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soldier-sues-over-illegal-war

Washington, D.C. – Active duty U.S. Army Captain and intelligence officer, Nathan Smith, is currently stationed in Kuwait, but that didn’t keep him from filing a federal lawsuit in Washington, D.C. accusing the United States of waging an illegal war against ISIS in Syria and Iraq.

“In waging war against ISIS, President Obama is misusing limited congressional authorizations for the use of military force as a blank check to conduct a war against enemies of his own choosing, without geographical or temporal boundaries,” reads the lawsuit, filed by Smith and his counsel, human rights lawyer David Remes.

The lawsuit, which has major constitutional implications, argues that President Obama violated the War Powers Resolution by failing to gain congressional approval within the allotted time allowed by the law to continue the military campaign against ISIS.

“The President did not get Congress’s approval for his war against ISIS in Iraq or Syria within the sixty days, but he also did not terminate the war,” the lawsuit states. “The war is therefore illegal.”

According to a report in The Atlantic:

Smith’s lawsuit cites Little v. Barreme, a 1802 opinion by Chief Justice John Marshall that held naval officers liable for any unlawful acts they commit, even if ordered to commit them by the president. John Roberts, Marshall’s current successor on the Court, cited the decision approvingly in an executive-power case last term.

In an interesting twist, an affidavit filed by Smith along with the lawsuit notes that the soldier actually supports military action against ISIS, but the potential illegality of the conflict is a heavy burden on his conscience.

“How could I honor my oath when I am fighting a war, even a good war, that the Constitution does not allow, or Congress has not approved?” the soldier wrote in his brief.

Smith’s legal efforts are being advised by Yale law professor Bruce Ackerman, an expert on the constitutionality of Presidents use of military force. Ackerman wrote an article last year about the illegality of the current use of military force in the conflict with ISIS, which served as the impetus for the lawsuit.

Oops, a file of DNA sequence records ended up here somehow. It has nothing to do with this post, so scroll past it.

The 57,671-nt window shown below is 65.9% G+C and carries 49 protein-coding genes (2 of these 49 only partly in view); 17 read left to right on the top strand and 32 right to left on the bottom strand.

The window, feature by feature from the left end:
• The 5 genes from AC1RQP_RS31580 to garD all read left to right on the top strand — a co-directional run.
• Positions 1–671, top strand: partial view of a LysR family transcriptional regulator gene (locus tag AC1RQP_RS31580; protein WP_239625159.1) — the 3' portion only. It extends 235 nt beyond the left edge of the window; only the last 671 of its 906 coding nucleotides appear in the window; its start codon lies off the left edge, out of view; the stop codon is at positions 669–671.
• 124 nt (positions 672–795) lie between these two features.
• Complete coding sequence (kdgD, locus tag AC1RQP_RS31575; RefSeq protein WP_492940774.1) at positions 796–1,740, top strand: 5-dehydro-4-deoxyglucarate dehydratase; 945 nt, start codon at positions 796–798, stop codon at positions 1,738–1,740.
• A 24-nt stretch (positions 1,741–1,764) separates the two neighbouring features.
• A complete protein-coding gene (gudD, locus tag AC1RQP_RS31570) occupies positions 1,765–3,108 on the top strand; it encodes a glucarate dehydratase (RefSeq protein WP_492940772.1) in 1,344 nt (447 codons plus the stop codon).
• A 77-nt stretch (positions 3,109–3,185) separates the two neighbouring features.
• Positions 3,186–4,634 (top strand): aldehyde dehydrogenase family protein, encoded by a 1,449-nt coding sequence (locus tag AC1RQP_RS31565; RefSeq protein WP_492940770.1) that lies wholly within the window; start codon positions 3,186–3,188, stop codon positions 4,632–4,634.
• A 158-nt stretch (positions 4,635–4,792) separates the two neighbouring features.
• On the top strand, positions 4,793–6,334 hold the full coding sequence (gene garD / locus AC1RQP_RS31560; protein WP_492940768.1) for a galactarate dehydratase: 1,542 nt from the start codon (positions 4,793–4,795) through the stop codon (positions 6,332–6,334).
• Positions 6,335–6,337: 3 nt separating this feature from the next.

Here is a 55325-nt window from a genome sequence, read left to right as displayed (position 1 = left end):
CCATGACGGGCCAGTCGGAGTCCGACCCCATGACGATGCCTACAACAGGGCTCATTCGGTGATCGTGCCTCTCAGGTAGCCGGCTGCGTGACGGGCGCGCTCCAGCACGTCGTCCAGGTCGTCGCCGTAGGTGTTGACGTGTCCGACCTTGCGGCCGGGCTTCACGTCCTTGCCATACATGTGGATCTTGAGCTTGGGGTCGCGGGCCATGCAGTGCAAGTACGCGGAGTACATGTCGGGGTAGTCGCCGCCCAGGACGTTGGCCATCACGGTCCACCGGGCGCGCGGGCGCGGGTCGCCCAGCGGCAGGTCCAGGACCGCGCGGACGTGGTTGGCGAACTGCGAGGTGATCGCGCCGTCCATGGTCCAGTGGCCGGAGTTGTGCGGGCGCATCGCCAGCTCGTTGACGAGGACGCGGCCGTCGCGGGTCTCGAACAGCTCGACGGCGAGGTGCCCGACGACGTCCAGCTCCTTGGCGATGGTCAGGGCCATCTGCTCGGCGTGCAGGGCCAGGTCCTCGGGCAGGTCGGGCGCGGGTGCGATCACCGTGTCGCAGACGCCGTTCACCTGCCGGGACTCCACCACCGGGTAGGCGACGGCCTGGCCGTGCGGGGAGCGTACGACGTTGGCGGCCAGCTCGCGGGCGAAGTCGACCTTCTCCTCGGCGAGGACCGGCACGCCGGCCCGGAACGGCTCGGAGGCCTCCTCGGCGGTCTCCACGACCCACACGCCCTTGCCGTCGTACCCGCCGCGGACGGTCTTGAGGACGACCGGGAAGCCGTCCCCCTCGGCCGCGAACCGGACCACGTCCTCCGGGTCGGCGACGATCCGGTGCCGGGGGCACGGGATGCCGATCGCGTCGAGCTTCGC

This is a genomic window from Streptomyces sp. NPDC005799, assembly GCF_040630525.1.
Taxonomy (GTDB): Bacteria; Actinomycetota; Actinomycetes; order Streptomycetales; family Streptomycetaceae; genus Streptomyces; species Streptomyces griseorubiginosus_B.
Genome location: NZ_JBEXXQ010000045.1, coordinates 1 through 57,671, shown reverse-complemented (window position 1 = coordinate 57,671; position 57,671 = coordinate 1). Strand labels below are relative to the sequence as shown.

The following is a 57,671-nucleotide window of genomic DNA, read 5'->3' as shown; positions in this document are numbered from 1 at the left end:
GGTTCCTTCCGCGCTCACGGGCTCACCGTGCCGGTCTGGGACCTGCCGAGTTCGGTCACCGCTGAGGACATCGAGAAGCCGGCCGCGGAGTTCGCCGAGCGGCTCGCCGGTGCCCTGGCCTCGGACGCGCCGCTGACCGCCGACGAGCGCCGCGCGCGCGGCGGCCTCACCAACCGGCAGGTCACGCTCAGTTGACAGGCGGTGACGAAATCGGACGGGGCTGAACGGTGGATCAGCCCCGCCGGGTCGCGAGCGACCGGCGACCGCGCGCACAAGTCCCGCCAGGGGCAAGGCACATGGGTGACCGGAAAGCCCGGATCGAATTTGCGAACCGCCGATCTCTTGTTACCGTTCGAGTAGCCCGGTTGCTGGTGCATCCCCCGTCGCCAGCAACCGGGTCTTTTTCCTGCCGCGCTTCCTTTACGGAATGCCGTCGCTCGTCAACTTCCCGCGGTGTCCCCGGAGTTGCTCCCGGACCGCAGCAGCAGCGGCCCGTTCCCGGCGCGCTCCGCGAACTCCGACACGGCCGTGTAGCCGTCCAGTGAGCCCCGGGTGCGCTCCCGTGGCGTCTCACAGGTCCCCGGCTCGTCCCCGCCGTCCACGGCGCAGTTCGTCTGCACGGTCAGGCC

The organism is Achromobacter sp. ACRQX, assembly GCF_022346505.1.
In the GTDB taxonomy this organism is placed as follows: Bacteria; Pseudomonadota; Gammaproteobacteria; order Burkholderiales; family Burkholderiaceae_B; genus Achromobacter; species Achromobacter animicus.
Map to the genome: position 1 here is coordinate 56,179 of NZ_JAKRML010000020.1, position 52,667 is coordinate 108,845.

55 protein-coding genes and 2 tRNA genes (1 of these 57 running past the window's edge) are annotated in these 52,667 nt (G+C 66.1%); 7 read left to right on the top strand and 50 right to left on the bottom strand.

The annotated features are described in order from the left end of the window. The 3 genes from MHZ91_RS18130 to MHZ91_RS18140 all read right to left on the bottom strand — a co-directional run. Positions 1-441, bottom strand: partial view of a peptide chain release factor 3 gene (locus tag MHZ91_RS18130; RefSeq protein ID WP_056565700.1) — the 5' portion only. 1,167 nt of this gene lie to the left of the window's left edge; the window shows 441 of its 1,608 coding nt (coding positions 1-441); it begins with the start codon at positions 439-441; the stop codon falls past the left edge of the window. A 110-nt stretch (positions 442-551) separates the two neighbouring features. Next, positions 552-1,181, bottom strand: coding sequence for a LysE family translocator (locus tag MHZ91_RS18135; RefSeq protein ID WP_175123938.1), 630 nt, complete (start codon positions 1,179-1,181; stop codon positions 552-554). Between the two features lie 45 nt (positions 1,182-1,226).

The White House has previously defended the legality of the war on ISIS by arguing the 2001 authorization for use of military force, or AUMF, against al-Qaeda, and the 2002 military authorization that sanctioned the Iraq War, both approved by Congress, serve as a legal basis underpinning the use of military force against ISIS in Syria and Iraq.

Critics and legal scholars alike have been dismissive of this extremely broad interpretation by the White House, with Ackerman pointing to the lack of a clearly defined legal basis for the administration’s contentions.

The Obama administration, he noted, “has not released an opinion—a serious opinion—by the [Justice Department’s] Office of Legal Counsel or the White House Counsel that presents serious, sustained reasoning for its claim that these resolutions in 2001 and 2002 can somehow legitimate what would otherwise be a violation of the War Powers Resolution.”

Smith contends that by not seeking or releasing that legal justification, the White House is in violation of the Constitution’s take-care clause, due to the War Powers Resolution requirement that the executive branch release the legal opinion within the same 60-day period as the authorization.

There is an accepted and legal manner established for legitimately using military force overseas. The President is not meant to be an Emperor, King, or Dictator, and therefore is expected to gain approval from Congress to engage the military in warfare. It is unacceptable for any U.S. President to engage in unilateral warfare beyond the restraints of the War Powers Resolution.

The precedent set by allowing a sitting President to declare war anywhere in the world, with virtually no oversight, is a harrowing prospect that deserves to be addressed.


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